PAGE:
Many years ago, over 2,000 actually, someone smarter than me once said, “Choose a job you love, and you will never have to work a day in your life.”
I’m a firm believer of following your passions and then working to make them a career. It’s one of the reasons I’m a photographer. I just love making pictures. I also love flying airplanes. And while I don’t really consider myself an aviation photographer, I am an aviation writer for magazines, and over the years, I have usually insisted on doing all the photos that run with my own stories unless the scale of the project would have me spread too thin to fly, write and shoot.
Every now and then however, I do make aviation pix for others, like those I have running in the April 2017 issue of Flying magazine. For this story, about the process my friend, and Flying Executive Editor, Pia Bergqvist went through to paint her airplane, I was happy to step in and help illustrate her story.
Pia’s airplane was in the paint shop for a few weeks and when it came out, her vintage 1970s airplane had a glossy, period-style paint job. Since Pia isn’t a professional photographer, she asked if I would like to fly up to the paint shop with her in central California and take the “after” photos for the magazine. Earlier she had taken a few “process” photos as paint was going on. One of those “before” images can be seen here, of the airplane inside the hangar backlit against a fabulous hangar door.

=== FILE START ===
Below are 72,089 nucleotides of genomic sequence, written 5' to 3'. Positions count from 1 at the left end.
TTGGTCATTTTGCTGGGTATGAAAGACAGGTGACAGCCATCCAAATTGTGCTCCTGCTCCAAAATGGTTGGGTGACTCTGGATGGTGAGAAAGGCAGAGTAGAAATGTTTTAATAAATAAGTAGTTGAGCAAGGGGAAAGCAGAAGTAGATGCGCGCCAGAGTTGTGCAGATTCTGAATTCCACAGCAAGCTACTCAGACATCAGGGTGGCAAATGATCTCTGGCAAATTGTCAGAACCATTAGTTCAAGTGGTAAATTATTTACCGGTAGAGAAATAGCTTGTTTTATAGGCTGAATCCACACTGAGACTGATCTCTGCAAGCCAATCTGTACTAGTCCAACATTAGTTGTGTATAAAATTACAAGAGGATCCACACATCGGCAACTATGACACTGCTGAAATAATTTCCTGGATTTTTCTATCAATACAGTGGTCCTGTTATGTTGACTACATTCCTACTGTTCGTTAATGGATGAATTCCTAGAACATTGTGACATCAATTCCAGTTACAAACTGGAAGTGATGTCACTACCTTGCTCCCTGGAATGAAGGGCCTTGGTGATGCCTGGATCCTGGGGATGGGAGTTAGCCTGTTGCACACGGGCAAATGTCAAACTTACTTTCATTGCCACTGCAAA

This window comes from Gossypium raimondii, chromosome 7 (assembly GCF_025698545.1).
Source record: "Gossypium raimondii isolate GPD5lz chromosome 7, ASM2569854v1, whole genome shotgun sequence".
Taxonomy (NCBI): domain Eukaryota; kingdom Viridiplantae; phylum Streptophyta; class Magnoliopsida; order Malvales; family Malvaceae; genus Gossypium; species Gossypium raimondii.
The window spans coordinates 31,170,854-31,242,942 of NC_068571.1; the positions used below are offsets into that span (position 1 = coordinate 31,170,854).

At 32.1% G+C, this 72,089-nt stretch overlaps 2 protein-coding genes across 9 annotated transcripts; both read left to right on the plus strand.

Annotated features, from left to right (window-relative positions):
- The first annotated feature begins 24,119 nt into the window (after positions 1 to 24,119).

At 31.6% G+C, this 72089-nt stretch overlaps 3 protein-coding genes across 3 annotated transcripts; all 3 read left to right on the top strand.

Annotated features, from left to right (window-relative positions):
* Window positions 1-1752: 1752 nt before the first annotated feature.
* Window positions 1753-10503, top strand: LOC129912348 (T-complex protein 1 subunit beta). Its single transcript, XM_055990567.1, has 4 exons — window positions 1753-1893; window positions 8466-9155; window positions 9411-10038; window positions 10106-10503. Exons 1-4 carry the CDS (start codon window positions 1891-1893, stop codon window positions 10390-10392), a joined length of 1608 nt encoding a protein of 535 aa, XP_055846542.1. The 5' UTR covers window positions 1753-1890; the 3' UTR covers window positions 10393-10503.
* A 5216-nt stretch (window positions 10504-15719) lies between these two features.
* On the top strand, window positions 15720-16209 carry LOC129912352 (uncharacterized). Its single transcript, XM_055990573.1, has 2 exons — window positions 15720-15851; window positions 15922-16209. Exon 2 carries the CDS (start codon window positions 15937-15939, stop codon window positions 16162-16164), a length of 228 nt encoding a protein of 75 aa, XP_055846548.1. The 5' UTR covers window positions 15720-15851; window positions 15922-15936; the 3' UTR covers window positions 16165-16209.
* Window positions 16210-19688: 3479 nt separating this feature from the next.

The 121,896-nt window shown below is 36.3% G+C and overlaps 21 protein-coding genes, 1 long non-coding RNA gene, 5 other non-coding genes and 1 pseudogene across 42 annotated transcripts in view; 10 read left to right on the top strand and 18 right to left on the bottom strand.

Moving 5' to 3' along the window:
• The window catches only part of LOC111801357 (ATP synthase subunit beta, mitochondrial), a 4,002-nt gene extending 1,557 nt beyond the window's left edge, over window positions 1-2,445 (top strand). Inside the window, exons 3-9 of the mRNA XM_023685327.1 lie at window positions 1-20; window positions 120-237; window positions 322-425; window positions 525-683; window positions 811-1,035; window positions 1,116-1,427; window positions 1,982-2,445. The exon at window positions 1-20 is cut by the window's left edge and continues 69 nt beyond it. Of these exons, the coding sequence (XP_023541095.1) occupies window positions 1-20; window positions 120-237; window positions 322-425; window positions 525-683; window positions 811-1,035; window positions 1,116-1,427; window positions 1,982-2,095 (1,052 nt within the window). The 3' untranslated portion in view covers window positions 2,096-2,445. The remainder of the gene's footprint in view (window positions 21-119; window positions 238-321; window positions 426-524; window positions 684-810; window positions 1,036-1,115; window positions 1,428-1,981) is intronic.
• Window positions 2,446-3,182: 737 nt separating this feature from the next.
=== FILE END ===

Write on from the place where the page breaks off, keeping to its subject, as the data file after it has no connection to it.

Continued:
I would love to make this hangar my daylight studio, but alas, it’s on an airport nowhere near anywhere it would make sense to have a studio.
Nevertheless, this hangar was the perfect location for me to shoot my final images of the airplane for the magazine. So referencing Pia’s inspo image, which the magazine’s art director also loved, and after a bit of elbow grease making her new paint shine (you think this is easy?), we lined up her airplane squarely with the center of the wide doors. I clicked my Sony FE 16-35 F4 lens onto my α7R II, climbed a ladder, set my camera to Aperture Priority and lined up my shot. This is where having an EVF to compose my image really paid off.
Years ago, when I was learning how to fly an airplane with an instrument panel of computer displays instead of round gauges, especially during the first few hours I found myself constantly looking over to the few round mechanical backup gauges that were still in the panel. Since flying with a glass cockpit was so new, my eye craved what was familiar and these round dials were exactly that. Quite shortly thereafter, I acclimated to the glass cockpit and never looked back.
Same thing with the EVF in my Sony alpha cameras. Though shooting with an EVF might have been a bit different at first, once my eye acclimated, I haven’t craved an optical viewfinder since. And so as I stood there on the ladder (I’m a pilot but not a fan of heights, go figure), I snapped my photo knowing that what I was seeing in my viewfinder, in my frame, was exactly what was being burned to my SD card. There’s peace of mind in that.